We currently have five Amur tigers, including a female called Dominika, who was born here in May 2009, and a male named Botzman who arrived in October 2020. The pair welcomed three cubs in May 2021, who are not yet on show to the public. They will be sexed and named in the coming weeks.
Our Amur tigers can be found on the west side of the park behind the visitor centre.
Tigers are easily distinguished from other large cats by their distinctive striped markings. They have a reddish-orange to yellow coat with a white belly and black markings. The characteristic dark, vertical stripes on the body are unique to each tiger with no two individuals exhibiting the same stripe pattern. They vary in their width, spacing, and length, and whether they are single or double stripes.
Their chest, throat, nose and inside of the legs are white and there is usually a white area above the eye which extends onto the cheeks. A white spot is also often present on the back of the ears, and the long tail is ringed with prominent dark rings.
Like the other big cats, the tiger is well adapted for hunting large prey, with short, heavily-muscled front legs and long, sharp, retractable claws which are kept hidden while resting or walking. Tigers are a 'stalk and ambush' predator, with its stripy coat providing excellent camouflage in tall grass and the forest. They hunt mainly at night and either kill their prey with a bite to the neck, breaking the spinal cord or biting the throat and suffocating the animal.
The Amur tiger’s wild diet includes wild pigs, deer and bears. Tigers stalk their prey, getting as close as possible before they pounce. Amur tigers have excellent colour vision and their night vision is five times better than humans. Male tigers will defend their territory from other males to ensure exclusive mating rights to the female or females that live there.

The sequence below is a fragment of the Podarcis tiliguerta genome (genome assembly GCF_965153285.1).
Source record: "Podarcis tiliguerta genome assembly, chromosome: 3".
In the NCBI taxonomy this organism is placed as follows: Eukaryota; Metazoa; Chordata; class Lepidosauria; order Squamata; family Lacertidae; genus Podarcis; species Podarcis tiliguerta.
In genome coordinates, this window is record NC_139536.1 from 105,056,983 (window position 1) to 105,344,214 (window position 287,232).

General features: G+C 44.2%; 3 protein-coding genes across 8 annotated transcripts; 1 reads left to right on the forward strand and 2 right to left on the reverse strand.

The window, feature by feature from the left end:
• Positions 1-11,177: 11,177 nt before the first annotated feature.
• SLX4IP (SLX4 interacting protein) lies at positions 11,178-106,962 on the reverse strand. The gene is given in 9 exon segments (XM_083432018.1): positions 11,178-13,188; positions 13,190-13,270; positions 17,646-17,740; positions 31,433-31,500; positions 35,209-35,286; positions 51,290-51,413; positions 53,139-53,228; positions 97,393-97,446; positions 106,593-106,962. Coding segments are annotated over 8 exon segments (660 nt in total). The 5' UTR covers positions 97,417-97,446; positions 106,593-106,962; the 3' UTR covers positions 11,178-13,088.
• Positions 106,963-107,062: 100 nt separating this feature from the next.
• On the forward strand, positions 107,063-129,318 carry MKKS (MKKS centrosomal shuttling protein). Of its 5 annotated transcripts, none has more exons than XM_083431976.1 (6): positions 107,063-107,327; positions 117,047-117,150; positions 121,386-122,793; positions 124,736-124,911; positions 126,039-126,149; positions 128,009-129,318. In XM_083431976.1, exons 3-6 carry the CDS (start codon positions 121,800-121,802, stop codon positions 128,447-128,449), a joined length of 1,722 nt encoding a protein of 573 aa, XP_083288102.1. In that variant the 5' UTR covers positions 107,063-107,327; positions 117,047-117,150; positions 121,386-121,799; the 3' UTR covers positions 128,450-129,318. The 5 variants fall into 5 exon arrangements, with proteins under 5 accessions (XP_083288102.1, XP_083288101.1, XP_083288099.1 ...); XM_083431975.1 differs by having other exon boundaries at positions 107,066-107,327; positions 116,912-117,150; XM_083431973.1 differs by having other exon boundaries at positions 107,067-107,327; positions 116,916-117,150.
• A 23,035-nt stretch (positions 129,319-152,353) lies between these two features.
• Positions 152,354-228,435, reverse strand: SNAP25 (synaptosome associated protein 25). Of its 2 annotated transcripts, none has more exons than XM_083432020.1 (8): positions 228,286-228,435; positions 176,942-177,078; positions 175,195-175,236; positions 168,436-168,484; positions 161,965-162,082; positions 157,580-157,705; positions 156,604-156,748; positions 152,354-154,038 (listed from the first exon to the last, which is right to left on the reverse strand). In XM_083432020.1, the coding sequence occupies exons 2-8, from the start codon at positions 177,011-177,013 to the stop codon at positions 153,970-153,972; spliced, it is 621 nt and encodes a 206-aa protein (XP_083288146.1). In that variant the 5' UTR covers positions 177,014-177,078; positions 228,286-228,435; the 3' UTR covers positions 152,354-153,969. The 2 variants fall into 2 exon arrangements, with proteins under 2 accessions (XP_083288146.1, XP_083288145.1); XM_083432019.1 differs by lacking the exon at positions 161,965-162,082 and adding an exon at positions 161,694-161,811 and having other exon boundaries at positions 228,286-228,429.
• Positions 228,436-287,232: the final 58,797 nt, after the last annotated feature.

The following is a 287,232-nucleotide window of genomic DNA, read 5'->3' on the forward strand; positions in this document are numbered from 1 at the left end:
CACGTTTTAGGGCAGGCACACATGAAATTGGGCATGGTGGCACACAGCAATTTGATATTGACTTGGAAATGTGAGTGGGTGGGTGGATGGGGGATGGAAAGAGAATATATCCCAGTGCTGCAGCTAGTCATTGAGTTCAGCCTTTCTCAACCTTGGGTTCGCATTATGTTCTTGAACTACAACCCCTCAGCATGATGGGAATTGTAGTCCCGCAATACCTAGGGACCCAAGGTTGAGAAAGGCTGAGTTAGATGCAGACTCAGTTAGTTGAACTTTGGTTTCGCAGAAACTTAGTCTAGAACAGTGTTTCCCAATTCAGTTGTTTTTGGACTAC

Unlike most other cat species, the tiger likes the water. They can often be found lying half-submerged in streams and lakes in the midday heat.
Amur tigers mate in the winter and the female usually gives birth to a litter of two or three cubs after a three and half month gestation period. When the cubs are born they are small, blind and helpless. The cubs grow quickly, increasing almost four times in size within the first month. They learn to hunt and kill from around one year of age but remain dependent on the female for at least 15 months, after which time they will disperse to find their own territory.
The Amur tiger (Panthera tigris altaica) is the largest of all the big cats. Previously known as Siberian tigers, the Amur tiger was renamed in the 1990's as the last tigers had long disappeared from Siberia. They are now found only in isolated populations around the Amur river valley in the far east of Russia and on China's north east border. It is estimated that there are around 450 Amur tigers remaining in the wild and this population is under threat due to habitat loss and poaching, particularly to meet the demands of the traditional Chinese medicine trade.
There are six remaining sub-species of tiger: Amur, Indian, Malayan, Indochinese, Sumatran and South China. The Bali, Caspian and Javan tigers became extinct in the mid-20th century, and it is probable that the South China tiger is extinct in the wild.
In the past 100 years, the tiger has lost more than 93 percent of its range and only survives today in scattered and fragmented populations.
Thankfully, the Amur tiger breeds fairly readily in captivity with the bulk of the managed population in European and North American zoos. A member of the Highland Wildlife Park staff serves as the husbandry advisor to the European programmes for Amur and Sumatran tigers, helping other zoos with husbandry problems and enclosure design. The Amur tiger served as one of the models for the creation of scientifically managed programmes for species in captivity in zoos and aquariums worldwide. Sadly, there are now more Amur tigers living in zoos than in the wild.